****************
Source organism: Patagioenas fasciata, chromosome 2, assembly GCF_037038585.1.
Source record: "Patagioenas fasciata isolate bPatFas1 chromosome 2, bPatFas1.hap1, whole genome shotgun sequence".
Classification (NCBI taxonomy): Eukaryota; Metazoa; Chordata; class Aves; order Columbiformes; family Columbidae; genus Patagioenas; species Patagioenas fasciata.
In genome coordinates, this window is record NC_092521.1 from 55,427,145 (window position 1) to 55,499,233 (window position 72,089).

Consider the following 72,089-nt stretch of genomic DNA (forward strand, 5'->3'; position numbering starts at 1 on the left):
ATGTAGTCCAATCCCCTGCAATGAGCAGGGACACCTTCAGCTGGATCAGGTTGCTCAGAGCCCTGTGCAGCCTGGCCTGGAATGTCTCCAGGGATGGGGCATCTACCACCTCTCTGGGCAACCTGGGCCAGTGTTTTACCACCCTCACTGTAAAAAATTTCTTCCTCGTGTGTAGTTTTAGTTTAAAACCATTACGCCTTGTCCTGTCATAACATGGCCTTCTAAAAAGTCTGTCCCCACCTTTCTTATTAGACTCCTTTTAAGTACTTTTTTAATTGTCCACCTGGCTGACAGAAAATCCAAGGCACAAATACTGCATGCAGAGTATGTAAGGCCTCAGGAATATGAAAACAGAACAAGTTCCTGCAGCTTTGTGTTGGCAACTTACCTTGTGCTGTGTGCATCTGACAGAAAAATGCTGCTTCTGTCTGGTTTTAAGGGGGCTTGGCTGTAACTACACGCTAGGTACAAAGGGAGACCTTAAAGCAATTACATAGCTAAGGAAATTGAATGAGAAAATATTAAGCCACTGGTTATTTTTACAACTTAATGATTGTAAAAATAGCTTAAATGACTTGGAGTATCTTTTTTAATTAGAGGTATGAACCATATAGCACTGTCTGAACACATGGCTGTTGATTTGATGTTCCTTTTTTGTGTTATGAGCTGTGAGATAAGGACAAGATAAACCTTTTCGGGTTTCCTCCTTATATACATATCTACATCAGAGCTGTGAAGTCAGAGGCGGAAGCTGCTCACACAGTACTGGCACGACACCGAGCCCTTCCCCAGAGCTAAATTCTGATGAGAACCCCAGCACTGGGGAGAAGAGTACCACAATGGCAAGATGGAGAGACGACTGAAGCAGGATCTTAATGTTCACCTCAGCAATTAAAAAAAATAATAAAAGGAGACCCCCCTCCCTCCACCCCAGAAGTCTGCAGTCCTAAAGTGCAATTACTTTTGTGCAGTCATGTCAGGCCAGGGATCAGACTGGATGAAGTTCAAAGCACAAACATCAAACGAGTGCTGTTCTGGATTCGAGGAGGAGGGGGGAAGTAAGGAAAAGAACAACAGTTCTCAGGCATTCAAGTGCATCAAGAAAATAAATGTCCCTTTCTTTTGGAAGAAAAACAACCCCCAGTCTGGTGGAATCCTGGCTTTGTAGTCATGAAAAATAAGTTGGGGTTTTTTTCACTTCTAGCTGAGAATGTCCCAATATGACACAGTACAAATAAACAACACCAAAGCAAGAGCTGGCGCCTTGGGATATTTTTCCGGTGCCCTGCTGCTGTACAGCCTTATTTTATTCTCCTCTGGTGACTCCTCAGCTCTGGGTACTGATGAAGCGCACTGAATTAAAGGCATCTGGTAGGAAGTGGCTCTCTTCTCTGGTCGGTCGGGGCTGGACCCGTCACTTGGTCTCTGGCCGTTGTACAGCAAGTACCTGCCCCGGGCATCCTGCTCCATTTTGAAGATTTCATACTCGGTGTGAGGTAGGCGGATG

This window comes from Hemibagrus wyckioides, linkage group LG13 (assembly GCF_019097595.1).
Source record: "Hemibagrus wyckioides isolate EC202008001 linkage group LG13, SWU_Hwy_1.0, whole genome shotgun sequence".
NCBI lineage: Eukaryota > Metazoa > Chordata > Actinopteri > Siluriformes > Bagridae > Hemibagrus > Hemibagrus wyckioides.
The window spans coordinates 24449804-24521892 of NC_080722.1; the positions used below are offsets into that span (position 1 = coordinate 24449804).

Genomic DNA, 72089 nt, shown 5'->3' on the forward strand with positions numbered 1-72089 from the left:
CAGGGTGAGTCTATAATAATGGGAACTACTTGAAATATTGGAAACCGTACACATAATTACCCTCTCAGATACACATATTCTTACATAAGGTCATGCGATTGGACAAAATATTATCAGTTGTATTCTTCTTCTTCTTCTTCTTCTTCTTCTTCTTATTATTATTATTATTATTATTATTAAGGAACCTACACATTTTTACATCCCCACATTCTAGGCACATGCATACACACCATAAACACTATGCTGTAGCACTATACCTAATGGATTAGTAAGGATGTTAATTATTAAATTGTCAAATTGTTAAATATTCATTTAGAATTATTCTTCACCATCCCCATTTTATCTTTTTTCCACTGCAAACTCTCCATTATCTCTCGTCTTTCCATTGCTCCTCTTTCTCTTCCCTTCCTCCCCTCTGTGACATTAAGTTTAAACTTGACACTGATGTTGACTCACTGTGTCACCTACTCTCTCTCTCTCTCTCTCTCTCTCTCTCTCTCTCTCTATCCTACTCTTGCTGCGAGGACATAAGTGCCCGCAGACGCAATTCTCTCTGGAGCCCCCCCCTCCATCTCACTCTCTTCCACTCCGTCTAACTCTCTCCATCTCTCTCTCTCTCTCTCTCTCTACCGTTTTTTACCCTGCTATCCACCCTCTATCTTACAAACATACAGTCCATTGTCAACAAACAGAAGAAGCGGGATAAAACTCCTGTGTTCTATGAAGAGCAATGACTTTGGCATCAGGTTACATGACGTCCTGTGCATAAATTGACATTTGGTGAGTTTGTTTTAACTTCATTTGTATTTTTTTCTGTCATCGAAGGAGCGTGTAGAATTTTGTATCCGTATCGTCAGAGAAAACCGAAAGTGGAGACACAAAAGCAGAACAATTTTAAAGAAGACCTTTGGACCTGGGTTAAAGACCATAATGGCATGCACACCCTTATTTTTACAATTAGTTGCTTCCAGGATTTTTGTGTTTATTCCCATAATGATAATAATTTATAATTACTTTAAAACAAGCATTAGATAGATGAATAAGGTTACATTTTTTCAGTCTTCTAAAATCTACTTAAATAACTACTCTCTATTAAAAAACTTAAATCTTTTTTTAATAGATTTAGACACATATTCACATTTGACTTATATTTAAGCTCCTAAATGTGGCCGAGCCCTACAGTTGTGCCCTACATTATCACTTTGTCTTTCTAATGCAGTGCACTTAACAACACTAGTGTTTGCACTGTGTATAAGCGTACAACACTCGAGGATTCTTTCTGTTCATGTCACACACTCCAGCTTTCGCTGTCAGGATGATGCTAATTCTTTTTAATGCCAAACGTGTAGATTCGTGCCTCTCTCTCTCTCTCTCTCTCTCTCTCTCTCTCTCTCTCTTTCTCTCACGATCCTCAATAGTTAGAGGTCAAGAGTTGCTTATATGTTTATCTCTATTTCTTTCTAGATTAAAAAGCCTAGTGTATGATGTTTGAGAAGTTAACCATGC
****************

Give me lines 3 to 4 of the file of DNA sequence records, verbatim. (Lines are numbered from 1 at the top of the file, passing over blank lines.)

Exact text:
Classification (NCBI taxonomy): Eukaryota; Metazoa; Chordata; class Aves; order Columbiformes; family Columbidae; genus Patagioenas; species Patagioenas fasciata.
In genome coordinates, this window is record NC_092521.1 from 55,427,145 (window position 1) to 55,499,233 (window position 72,089).